The Giro’s Synchronized Trainer Cycle Dancing Performance: Analysis & Review

I just finished reading Iain Treloar’s excellent recap of the spectacle that was the 2022 Giro Teams Presentation. He ultimately gave the 1-hour and 50-minute extravaganza a meager rating of 4.5/10. I am no expert on such events, nor how to precisely judge the ranking impact of reindeer man or any other portion of said event.

However, I did need to take a moment to review the entirety of the portion of the show that focused on leveraging indoor trainers (while outdoors) and performing a synchronized dance act atop them. Also, sometimes the bikes were more atop the riders than riders atop them.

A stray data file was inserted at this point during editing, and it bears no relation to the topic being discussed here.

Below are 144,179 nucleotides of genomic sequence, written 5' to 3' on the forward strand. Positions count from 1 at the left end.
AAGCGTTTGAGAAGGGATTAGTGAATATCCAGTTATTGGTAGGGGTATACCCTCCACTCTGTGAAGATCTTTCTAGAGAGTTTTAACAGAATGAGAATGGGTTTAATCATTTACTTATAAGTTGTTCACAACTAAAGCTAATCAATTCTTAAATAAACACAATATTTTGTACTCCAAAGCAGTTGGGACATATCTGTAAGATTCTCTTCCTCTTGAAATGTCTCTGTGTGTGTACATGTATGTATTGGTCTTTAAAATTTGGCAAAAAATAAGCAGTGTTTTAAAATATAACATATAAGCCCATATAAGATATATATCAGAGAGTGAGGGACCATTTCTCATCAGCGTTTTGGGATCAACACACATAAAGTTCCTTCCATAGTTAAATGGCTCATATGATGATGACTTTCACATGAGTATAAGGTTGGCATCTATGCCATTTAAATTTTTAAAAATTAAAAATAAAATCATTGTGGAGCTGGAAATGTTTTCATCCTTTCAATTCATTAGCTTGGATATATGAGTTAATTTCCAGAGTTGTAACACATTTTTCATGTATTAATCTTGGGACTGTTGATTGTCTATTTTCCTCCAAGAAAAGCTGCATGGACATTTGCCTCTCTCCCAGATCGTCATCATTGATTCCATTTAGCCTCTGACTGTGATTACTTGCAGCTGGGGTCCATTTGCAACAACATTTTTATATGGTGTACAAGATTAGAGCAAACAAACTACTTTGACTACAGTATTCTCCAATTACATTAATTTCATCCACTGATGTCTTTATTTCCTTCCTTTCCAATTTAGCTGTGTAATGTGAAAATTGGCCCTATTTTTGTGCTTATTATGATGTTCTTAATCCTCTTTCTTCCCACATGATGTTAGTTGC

The beginning of this situation starts at 1:31:54 – for which I’ve handily set the video to play from, if you click below. Though, as always, I perform a detailed analysis and review down below.

To begin, our five dancers rush the stage with their bikes pre-attached to the trainers. Though, they have assistants for this, one person holding the bike, and another holding the trainer. Frankly, this feels like cheating. As any regular Zwifter knows, the entire challenge of relocating your trainer with your bike still attached is whether or not you’ll fumble the play and snap your carbon frame, halfway across the living room.

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Now admittedly, I don’t usually have a dozen people vibrantly waving giant flag poles around my living room trying to impale me when I complete my trainer relocations. So perhaps I’ll cut them some slack.

It should be noted that the branding on this trainer has been removed, which is unfortunate, because as you’ll see – the stability of this unit is exemplary throughout this entire risky proposition.